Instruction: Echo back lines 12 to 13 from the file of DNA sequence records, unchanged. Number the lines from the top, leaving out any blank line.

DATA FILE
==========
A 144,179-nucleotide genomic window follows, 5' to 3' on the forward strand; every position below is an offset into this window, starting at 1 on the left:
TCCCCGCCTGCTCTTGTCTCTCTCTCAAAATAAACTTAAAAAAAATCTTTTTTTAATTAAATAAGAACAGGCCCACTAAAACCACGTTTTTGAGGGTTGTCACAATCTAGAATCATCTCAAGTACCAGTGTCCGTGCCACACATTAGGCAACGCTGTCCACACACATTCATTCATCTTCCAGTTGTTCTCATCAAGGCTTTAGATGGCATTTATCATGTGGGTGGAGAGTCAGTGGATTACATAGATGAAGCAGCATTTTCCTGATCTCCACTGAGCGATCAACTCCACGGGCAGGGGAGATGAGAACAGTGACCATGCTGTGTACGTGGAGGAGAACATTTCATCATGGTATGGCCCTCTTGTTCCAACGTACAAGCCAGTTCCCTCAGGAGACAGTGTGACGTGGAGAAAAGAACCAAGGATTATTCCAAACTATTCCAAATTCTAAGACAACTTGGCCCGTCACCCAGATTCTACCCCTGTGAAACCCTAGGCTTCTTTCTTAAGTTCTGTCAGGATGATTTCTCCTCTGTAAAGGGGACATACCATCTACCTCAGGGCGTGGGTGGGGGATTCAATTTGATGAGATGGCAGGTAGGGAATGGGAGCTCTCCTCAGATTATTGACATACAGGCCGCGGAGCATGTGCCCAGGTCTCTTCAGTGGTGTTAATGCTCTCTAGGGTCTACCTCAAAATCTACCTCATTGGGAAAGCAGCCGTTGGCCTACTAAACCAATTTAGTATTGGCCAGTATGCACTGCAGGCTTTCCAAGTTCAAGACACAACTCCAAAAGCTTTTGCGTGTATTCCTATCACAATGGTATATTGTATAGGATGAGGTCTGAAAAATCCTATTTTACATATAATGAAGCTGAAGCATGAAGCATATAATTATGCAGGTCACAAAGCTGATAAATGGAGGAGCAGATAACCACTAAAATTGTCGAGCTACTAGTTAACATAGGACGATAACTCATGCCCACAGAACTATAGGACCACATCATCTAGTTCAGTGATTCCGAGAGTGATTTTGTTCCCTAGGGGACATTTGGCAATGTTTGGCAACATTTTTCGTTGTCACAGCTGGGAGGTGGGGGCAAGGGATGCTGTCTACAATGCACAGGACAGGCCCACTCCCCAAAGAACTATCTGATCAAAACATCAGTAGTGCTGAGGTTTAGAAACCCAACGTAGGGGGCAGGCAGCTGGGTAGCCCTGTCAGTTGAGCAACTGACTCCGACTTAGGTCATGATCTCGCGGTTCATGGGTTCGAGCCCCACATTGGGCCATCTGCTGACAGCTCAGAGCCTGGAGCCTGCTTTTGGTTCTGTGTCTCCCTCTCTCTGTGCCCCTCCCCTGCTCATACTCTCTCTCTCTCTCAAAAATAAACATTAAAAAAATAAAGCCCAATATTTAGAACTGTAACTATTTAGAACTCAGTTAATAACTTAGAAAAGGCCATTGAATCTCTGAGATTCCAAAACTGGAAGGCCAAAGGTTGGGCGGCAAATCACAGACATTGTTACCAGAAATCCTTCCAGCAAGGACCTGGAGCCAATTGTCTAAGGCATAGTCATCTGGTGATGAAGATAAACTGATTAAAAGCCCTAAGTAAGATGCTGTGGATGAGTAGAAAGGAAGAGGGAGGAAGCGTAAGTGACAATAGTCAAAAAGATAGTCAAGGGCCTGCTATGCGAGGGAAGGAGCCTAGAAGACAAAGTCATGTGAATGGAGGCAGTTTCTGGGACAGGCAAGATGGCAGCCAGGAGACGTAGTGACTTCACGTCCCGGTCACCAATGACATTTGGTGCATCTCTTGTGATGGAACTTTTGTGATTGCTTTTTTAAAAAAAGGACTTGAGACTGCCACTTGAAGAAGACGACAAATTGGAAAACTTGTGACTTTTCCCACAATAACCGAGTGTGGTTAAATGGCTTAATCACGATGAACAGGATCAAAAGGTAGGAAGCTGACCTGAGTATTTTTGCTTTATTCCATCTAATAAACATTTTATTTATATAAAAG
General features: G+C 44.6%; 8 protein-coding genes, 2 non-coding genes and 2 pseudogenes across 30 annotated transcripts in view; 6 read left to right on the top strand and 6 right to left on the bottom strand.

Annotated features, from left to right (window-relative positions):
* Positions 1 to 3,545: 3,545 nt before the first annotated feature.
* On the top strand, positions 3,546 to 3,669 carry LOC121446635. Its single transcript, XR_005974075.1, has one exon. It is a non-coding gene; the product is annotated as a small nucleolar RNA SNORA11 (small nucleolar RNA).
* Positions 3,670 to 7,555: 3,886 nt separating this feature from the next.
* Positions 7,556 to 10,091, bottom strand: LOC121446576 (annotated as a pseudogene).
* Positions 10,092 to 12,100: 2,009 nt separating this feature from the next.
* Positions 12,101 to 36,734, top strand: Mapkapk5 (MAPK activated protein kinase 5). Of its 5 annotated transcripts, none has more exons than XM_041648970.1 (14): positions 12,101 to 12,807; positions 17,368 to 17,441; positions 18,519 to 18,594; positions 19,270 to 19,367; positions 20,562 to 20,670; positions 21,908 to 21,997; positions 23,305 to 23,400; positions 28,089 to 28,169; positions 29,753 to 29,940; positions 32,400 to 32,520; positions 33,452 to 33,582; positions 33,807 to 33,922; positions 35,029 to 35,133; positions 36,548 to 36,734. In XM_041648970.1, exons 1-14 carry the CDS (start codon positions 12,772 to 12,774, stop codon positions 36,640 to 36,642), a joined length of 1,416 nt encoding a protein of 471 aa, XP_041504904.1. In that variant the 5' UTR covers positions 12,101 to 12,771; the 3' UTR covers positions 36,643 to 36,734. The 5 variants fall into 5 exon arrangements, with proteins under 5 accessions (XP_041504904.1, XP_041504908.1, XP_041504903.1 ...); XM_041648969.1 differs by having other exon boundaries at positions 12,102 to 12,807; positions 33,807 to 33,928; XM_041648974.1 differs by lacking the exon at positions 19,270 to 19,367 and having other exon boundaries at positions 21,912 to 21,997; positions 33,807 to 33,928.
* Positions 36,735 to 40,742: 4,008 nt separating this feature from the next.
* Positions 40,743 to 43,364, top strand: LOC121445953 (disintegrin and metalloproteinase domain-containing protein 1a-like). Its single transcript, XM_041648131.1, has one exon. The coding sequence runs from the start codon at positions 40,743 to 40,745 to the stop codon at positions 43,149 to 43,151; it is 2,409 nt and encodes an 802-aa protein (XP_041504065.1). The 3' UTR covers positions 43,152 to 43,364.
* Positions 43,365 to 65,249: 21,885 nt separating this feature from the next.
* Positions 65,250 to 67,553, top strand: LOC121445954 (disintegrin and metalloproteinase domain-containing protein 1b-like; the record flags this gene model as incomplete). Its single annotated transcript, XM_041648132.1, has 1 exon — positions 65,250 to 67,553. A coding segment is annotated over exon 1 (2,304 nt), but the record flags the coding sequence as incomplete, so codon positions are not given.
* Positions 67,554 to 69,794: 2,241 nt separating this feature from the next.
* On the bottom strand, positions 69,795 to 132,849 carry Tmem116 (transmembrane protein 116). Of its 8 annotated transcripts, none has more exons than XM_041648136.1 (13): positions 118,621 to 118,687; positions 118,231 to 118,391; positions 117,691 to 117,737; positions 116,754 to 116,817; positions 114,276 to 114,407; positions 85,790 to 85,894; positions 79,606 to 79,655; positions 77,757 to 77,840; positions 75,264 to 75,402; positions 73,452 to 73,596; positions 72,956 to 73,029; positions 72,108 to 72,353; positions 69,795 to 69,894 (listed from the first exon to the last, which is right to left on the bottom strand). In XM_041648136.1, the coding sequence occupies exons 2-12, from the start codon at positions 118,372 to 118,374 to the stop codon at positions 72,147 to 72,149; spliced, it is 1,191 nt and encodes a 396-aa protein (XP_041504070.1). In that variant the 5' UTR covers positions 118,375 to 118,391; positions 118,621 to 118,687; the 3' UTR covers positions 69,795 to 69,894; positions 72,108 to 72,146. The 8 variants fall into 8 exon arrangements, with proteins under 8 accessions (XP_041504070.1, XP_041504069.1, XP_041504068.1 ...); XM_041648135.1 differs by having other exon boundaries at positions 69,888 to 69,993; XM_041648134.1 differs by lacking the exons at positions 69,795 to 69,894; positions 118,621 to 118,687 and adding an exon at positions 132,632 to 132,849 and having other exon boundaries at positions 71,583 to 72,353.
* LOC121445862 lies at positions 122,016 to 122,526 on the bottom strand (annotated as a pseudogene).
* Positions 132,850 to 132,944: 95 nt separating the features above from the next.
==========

* Positions 40,743 to 43,364, top strand: LOC121445953 (disintegrin and metalloproteinase domain-containing protein 1a-like). Its single transcript, XM_041648131.1, has one exon. The coding sequence runs from the start codon at positions 40,743 to 40,745 to the stop codon at positions 43,149 to 43,151; it is 2,409 nt and encodes an 802-aa protein (XP_041504065.1). The 3' UTR covers positions 43,152 to 43,364.
* Positions 43,365 to 65,249: 21,885 nt separating this feature from the next.